Photography by Jared Sych and Craig McLachlin
With 17th Avenue S.W. as its southern border, the burgeoning 10th Avenue S.W. pub-and-club strip running along the north side and Stampede Park as its eastern lobe, the Beltline is unquestionably at the heart of the action in Calgary.
With a bustling population residing in an eclectic mix of high- and low-rise multi-family dwellings, the Beltline scores big when it comes to amenities. Grocery options abound with supermarkets like Co-op and Safeway, mid-size offerings like Sunterra Market and Amaranth Whole Foods Market and indie gems like Kalamata Grocery Store, which draws folks from all over the city for its selection of olives and feta cheeses. If you’d rather eat out than in, there is a wide variety of options covering everything from top-ranked restaurants like Model Milk, to popular breakfast spots like the Galaxie Diner, to fast-food staples like Tubby Dog.
The Beltline is also a top choice for Calgarians seeking a car-free lifestyle, with the skyscrapers of downtown mere blocks away and multiple bus routes, commuter-cycling paths and readily available Car2Go vehicles.
Despite being one of the most urban addresses, residents of the Beltline have easy access to picturesque green spaces, most notably Central Memorial Park, which has the distinction of being the city’s oldest park. Recently revamped, the park is also the site of Calgary’s first library, Memorial Park Library, a stately heritage building which opened to the public in 1912. Just a few blocks west is another heritage site, the Lougheed House, with tranquil grounds perfect for lounging with a new read from nearby Shelf Life Books.
As far as fitness goes, there are ample options to keep one’s belt in line — everything from yoga studios and gyms to tennis courts, not to mention the popular open-air pool at the Hotel Arts, which is less a swimming spot than the place to be seen in stylish swimwear on a hot summer day.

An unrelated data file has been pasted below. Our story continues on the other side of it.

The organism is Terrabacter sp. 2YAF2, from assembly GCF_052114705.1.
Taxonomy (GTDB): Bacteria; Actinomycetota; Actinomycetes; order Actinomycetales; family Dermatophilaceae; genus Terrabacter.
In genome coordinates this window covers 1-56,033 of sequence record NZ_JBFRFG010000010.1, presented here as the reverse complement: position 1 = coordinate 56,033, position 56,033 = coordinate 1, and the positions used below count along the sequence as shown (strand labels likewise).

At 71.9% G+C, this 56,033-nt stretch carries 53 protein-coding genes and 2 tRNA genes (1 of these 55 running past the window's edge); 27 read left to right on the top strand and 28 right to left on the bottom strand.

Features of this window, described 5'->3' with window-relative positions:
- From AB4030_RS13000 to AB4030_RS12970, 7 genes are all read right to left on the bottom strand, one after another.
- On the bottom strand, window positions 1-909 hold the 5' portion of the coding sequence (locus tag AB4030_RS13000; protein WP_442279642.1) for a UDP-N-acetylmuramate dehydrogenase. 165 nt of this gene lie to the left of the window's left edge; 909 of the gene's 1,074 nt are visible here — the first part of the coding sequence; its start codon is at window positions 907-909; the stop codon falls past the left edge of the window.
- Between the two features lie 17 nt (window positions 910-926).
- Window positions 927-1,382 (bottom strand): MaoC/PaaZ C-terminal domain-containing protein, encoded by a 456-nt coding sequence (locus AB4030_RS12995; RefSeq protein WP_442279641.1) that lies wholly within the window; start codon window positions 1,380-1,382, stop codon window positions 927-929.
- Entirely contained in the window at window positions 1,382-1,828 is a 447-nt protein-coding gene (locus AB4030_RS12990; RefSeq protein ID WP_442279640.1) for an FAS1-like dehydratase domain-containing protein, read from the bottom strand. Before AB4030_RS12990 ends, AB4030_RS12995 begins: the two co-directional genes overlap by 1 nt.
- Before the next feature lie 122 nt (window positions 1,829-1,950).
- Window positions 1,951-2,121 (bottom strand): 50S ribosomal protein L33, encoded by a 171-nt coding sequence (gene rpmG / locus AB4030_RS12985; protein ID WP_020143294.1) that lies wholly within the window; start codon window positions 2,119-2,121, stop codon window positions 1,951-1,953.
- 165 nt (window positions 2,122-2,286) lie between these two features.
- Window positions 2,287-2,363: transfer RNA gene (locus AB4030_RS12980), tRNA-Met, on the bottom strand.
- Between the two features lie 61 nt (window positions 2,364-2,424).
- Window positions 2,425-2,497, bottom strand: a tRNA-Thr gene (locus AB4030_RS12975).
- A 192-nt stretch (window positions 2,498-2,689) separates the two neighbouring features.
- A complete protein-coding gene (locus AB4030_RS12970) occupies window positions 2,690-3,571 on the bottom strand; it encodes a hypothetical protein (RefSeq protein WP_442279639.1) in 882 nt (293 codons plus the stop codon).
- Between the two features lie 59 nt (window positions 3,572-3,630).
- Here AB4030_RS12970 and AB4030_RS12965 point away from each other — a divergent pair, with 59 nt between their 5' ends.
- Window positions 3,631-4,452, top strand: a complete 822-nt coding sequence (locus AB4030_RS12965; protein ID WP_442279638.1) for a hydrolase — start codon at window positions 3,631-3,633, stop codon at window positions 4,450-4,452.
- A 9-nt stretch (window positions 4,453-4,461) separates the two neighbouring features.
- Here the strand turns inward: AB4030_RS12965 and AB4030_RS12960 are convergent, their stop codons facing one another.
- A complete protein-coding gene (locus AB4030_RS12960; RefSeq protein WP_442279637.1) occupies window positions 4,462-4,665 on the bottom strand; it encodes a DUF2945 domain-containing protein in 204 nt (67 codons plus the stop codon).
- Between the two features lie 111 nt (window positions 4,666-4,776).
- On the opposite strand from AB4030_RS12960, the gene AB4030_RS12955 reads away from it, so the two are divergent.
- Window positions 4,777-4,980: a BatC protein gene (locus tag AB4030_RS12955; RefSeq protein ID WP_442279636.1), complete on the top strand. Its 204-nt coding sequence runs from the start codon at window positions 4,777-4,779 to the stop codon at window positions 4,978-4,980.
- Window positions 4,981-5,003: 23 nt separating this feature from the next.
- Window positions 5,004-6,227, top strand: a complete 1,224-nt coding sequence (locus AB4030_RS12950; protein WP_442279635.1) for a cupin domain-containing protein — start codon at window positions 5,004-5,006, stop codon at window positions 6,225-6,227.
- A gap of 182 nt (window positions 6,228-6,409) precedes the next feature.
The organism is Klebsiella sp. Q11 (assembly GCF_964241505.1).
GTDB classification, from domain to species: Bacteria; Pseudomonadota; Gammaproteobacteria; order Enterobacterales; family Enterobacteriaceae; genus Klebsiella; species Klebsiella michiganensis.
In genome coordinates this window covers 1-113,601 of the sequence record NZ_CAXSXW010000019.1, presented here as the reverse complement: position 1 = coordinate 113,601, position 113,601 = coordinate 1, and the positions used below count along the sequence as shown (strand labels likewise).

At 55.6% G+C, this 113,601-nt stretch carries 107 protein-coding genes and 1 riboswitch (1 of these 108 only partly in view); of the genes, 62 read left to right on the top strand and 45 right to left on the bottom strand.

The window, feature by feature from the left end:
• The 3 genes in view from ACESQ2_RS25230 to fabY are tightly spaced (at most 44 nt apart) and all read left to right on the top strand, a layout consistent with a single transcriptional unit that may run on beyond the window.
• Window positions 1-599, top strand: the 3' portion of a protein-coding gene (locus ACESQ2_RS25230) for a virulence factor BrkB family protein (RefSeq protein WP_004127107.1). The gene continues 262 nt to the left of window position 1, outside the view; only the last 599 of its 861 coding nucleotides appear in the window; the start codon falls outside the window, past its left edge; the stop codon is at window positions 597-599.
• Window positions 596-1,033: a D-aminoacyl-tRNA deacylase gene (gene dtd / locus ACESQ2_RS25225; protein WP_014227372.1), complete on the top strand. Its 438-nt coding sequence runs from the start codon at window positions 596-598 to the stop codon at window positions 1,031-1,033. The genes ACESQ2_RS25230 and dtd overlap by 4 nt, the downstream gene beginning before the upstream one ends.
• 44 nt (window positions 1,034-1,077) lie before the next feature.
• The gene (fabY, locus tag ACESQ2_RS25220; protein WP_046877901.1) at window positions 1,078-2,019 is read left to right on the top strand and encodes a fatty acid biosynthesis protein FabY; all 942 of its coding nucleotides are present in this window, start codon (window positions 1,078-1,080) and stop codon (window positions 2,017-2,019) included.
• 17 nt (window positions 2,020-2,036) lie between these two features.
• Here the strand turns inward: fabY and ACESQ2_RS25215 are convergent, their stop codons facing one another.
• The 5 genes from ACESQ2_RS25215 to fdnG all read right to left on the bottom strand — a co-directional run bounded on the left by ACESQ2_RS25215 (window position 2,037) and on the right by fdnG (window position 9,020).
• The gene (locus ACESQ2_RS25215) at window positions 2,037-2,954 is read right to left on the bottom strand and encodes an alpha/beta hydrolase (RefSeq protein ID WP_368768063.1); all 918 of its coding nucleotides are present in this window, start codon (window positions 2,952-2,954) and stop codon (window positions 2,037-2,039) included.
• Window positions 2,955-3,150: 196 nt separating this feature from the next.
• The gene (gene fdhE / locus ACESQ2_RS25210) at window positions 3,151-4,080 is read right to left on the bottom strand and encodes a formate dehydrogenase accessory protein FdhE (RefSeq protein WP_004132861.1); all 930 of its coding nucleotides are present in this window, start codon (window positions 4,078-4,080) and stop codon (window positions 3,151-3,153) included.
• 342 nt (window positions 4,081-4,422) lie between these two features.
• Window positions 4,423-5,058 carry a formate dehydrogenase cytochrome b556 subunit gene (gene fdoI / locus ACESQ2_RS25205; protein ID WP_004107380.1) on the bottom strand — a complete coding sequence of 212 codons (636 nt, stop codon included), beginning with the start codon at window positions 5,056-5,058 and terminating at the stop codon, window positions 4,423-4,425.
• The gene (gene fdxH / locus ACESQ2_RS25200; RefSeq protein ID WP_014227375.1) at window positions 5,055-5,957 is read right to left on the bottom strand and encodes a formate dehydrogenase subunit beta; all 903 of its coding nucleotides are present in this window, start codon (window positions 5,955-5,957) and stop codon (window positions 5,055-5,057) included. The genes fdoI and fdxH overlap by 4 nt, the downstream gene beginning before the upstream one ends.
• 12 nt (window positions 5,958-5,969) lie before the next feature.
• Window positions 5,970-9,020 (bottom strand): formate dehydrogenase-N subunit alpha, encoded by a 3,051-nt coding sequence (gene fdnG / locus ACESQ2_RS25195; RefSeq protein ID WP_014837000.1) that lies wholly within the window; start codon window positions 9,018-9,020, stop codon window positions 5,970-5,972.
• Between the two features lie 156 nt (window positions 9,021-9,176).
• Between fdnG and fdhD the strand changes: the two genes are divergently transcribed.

The pace of life may be fast, but for Calgarians who like it that way it’s hard to beat the Beltline. —Shelley Arnusch
Population in 2014
Community size per square kilometre
Average property value in 2015
Percentage change in property value from 2014 to 2015
Percentage of single family dwellings
Percentage increase in average property value
Access to restaurants
Access to recreation facilities
Our Best Neighbourhoods survey took place from late 2014 to early 2015. In partnership with Leger Marketing, we asked Calgarians which characteristics they most value in a neighbourhood. We supplied data on each of 178 residential communities for each of those characteristics to Leger Marketing, which were used to create rankings in individual categories. To calculate best overall neighbourhood, rankings in categories most valued by survey respondents were given more weight.
Neighbourhoods Neighbourhood names and boundaries follow those defined by the City of Calgary.
Demograhics Population and percentage of single family dwellings was taken from the City of Calgary Community Profiles, which contain information from the 2014 Calgary Civic Census.
Property value Data gathered from the City of Calgary Property Assessment Market Report.
Walk Score Rankings determined by Walk Score, a private company that measures walkability by calculating the distance to amenities.
Parks and pathways City of Calgary Parks and Recreation maps were used to identify and count major parks and pathways.
Crime Calgary Police Service statistical reports from January 2014 to November 2014. Crimes were divided into personal and property with personal crimes given more weight.
Businesses Data for restaurants, retail bars and entertainment in neighbourhoods was determined using the City of Calgary’s business license catalogue.
Community engagement Neighbourhoods were assessed based on if they had a community associations and the membership numbers per capita, communications, activities and initiatives it does. Municipal election voter turnout was also considered.